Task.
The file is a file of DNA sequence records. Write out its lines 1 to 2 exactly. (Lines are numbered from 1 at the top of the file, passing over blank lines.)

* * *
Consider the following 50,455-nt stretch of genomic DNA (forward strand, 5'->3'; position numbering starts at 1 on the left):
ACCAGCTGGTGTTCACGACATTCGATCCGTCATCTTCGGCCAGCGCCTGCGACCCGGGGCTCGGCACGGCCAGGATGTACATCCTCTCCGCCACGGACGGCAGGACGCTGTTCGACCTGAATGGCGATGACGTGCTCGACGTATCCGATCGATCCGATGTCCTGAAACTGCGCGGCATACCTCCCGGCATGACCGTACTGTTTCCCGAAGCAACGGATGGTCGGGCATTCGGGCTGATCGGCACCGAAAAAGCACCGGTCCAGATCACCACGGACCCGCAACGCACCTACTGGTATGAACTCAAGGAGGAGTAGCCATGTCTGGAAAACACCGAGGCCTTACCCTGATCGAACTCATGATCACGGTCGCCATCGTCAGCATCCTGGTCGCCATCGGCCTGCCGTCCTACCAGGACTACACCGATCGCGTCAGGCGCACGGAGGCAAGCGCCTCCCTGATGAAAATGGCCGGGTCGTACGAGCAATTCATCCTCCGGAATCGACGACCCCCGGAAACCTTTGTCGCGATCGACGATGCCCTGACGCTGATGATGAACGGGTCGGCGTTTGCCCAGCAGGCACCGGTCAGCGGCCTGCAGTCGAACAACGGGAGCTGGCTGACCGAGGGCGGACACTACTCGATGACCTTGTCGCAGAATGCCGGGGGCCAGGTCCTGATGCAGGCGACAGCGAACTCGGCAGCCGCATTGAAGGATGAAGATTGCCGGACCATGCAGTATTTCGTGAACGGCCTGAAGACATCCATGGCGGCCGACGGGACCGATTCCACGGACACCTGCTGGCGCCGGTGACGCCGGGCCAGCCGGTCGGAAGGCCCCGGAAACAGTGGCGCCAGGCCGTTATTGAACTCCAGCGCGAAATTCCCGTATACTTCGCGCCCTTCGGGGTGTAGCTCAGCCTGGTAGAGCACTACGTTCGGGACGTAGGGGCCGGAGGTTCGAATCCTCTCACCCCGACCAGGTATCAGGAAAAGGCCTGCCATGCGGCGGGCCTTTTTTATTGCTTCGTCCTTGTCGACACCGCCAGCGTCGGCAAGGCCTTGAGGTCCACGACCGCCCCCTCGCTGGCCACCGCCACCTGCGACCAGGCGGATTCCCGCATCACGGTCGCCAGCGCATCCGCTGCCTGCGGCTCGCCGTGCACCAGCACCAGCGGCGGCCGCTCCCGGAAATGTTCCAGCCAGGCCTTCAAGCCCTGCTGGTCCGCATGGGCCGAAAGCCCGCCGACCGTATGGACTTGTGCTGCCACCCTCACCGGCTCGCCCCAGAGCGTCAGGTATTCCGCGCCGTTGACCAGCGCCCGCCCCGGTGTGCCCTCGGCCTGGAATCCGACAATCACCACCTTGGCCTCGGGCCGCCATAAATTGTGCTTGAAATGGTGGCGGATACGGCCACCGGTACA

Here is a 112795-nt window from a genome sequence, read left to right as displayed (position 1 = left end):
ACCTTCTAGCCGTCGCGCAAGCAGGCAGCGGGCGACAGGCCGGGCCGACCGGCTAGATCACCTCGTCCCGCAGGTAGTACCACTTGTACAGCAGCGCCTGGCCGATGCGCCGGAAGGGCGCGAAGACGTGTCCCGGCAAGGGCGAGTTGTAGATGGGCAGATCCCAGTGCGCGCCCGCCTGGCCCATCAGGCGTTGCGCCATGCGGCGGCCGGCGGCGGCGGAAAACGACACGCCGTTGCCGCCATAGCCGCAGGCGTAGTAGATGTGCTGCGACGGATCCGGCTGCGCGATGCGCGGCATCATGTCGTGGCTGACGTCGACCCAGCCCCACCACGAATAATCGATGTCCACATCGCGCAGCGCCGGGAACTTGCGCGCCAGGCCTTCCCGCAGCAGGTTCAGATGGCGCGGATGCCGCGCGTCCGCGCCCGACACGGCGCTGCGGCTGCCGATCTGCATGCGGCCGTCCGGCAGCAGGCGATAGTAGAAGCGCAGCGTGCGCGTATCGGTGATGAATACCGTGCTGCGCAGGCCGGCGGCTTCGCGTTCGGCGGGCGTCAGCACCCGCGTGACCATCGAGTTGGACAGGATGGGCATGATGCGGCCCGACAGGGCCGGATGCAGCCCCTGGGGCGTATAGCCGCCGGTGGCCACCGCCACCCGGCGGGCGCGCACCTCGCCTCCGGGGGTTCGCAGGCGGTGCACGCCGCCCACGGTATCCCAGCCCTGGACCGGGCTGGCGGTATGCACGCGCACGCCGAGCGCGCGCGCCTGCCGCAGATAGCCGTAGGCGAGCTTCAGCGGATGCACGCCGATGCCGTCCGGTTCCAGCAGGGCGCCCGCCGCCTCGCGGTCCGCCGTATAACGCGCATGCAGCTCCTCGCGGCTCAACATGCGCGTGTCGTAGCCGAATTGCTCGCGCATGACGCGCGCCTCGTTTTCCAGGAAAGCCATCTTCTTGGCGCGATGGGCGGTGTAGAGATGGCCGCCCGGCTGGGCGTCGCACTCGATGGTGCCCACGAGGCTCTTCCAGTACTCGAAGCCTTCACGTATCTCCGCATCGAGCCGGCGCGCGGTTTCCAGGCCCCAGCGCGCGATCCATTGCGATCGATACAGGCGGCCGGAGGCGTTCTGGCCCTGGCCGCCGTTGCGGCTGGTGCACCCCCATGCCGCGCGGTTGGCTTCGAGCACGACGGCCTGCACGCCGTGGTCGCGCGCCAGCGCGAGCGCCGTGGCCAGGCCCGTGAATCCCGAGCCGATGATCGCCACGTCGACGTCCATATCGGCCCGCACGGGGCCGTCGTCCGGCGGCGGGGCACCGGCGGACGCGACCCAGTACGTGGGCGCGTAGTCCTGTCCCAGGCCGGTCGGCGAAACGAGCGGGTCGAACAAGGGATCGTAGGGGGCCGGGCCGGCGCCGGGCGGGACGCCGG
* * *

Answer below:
Consider the following 50,455-nt stretch of genomic DNA (forward strand, 5'->3'; position numbering starts at 1 on the left):
ACCAGCTGGTGTTCACGACATTCGATCCGTCATCTTCGGCCAGCGCCTGCGACCCGGGGCTCGGCACGGCCAGGATGTACATCCTCTCCGCCACGGACGGCAGGACGCTGTTCGACCTGAATGGCGATGACGTGCTCGACGTATCCGATCGATCCGATGTCCTGAAACTGCGCGGCATACCTCCCGGCATGACCGTACTGTTTCCCGAAGCAACGGATGGTCGGGCATTCGGGCTGATCGGCACCGAAAAAGCACCGGTCCAGATCACCACGGACCCGCAACGCACCTACTGGTATGAACTCAAGGAGGAGTAGCCATGTCTGGAAAACACCGAGGCCTTACCCTGATCGAACTCATGATCACGGTCGCCATCGTCAGCATCCTGGTCGCCATCGGCCTGCCGTCCTACCAGGACTACACCGATCGCGTCAGGCGCACGGAGGCAAGCGCCTCCCTGATGAAAATGGCCGGGTCGTACGAGCAATTCATCCTCCGGAATCGACGACCCCCGGAAACCTTTGTCGCGATCGACGATGCCCTGACGCTGATGATGAACGGGTCGGCGTTTGCCCAGCAGGCACCGGTCAGCGGCCTGCAGTCGAACAACGGGAGCTGGCTGACCGAGGGCGGACACTACTCGATGACCTTGTCGCAGAATGCCGGGGGCCAGGTCCTGATGCAGGCGACAGCGAACTCGGCAGCCGCATTGAAGGATGAAGATTGCCGGACCATGCAGTATTTCGTGAACGGCCTGAAGACATCCATGGCGGCCGACGGGACCGATTCCACGGACACCTGCTGGCGCCGGTGACGCCGGGCCAGCCGGTCGGAAGGCCCCGGAAACAGTGGCGCCAGGCCGTTATTGAACTCCAGCGCGAAATTCCCGTATACTTCGCGCCCTTCGGGGTGTAGCTCAGCCTGGTAGAGCACTACGTTCGGGACGTAGGGGCCGGAGGTTCGAATCCTCTCACCCCGACCAGGTATCAGGAAAAGGCCTGCCATGCGGCGGGCCTTTTTTATTGCTTCGTCCTTGTCGACACCGCCAGCGTCGGCAAGGCCTTGAGGTCCACGACCGCCCCCTCGCTGGCCACCGCCACCTGCGACCAGGCGGATTCCCGCATCACGGTCGCCAGCGCATCCGCTGCCTGCGGCTCGCCGTGCACCAGCACCAGCGGCGGCCGCTCCCGGAAATGTTCCAGCCAGGCCTTCAAGCCCTGCTGGTCCGCATGGGCCGAAAGCCCGCCGACCGTATGGACTTGTGCTGCCACCCTCACCGGCTCGCCCCAGAGCGTCAGGTATTCCGCGCCGTTGACCAGCGCCCGCCCCGGTGTGCCCTCGGCCTGGAATCCGACAATCACCACCTTGGCCTCGGGCCGCCATAAATTGTGCTTGAAATGGTGGCGGATACGGCCACCGGTACA